Panta bhaat makes it to the ‘MasterChef-verse’
Call it ‘panta bhaat’, ‘poita bhaat’ or ‘pakhala bhaat’ — as this dish breaks the Internet after its debut on ‘MasterChef Australia’ season 13 finale, we look at the many ways to enjoy this simple meal enhanced by exotic side dishes
Kishwar Chowdhury from Bangladesh wowed the judges of the recently-wrapped MasterChef Australia season 13 with her panta bhaat, a simple, poor man’s dish popular in the eastern region of the Indian subcontinent. Chowdhury also presented this dish the traditional way, with side dishes of a home-style aloo mash and sardines fry.
Naturally, netizens in the region went wild with appreciation for Chowdhury’s home-pride move.
Panta bhaat, also known as poita bhaat or pakhala bhaat, is nothing but leftover rice that has been fermented overnight. What makes this dish a favourite is the wide range of side dishes that can accompany it, varying according to the season.
In Odisha, a favourite side dish with the pakhala bhaat is a batter-fried pumpkin flower, apart from potato mash and fish fry. In Bengali homes, panta bhaat is always accompanied by fried fish or potatoes. In Assam, the favourite accompaniment with poita bhaat is the aloo pitika (potato mash), roasted brinjal mash, roasted jackfruit seed mash and fried fish. Stir-fried tender pumpkin creepers are another popular accompaniment.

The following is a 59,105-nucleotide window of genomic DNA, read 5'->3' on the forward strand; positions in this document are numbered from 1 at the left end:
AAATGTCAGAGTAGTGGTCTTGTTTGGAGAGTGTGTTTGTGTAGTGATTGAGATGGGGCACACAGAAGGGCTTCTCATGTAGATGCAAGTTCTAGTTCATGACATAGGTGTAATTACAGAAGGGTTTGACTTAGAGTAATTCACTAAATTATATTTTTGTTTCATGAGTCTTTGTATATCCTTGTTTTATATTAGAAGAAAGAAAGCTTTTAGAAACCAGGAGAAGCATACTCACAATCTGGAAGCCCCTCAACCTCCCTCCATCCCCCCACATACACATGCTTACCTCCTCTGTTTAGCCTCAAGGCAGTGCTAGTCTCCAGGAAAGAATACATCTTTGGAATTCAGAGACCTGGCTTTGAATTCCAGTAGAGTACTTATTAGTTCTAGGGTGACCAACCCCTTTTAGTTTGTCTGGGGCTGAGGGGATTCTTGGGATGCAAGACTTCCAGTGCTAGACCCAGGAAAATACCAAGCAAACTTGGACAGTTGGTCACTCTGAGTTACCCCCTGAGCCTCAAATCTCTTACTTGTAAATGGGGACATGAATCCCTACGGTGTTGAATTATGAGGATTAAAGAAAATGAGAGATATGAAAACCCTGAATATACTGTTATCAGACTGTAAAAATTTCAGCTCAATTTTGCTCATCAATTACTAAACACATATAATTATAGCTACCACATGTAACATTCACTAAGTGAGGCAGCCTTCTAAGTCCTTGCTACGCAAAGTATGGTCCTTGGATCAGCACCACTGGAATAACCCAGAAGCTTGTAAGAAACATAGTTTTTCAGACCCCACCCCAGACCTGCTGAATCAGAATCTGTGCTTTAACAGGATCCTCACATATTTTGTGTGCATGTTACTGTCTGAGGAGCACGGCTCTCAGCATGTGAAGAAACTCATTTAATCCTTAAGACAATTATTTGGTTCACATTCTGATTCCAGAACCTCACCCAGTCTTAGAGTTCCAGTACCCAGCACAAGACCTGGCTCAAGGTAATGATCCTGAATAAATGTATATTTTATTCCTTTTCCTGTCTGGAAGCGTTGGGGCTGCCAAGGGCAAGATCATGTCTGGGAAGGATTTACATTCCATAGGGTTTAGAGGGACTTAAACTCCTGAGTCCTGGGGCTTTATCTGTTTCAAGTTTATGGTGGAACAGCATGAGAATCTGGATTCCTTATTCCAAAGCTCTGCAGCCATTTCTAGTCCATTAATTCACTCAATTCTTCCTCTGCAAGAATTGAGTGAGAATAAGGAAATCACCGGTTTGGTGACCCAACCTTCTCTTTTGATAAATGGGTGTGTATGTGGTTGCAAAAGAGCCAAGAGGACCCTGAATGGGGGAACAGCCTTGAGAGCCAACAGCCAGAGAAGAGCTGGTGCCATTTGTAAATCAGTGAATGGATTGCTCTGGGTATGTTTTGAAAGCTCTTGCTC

Those who love that extra tang in their bowl of fermented rice add a dash of lemon to it. Panta bhaat lovers will also agree that the best flavour from the bowl of fermented rice comes only after the mushy rice and water have been mixed well by hand before eating. A dash of mustard oil, salt, green chillies and finely-chopped onions can heighten the flavour.
The best panta bhaat has rice that is starchy and non-fragrant. So, basmati rice is a strict no-no.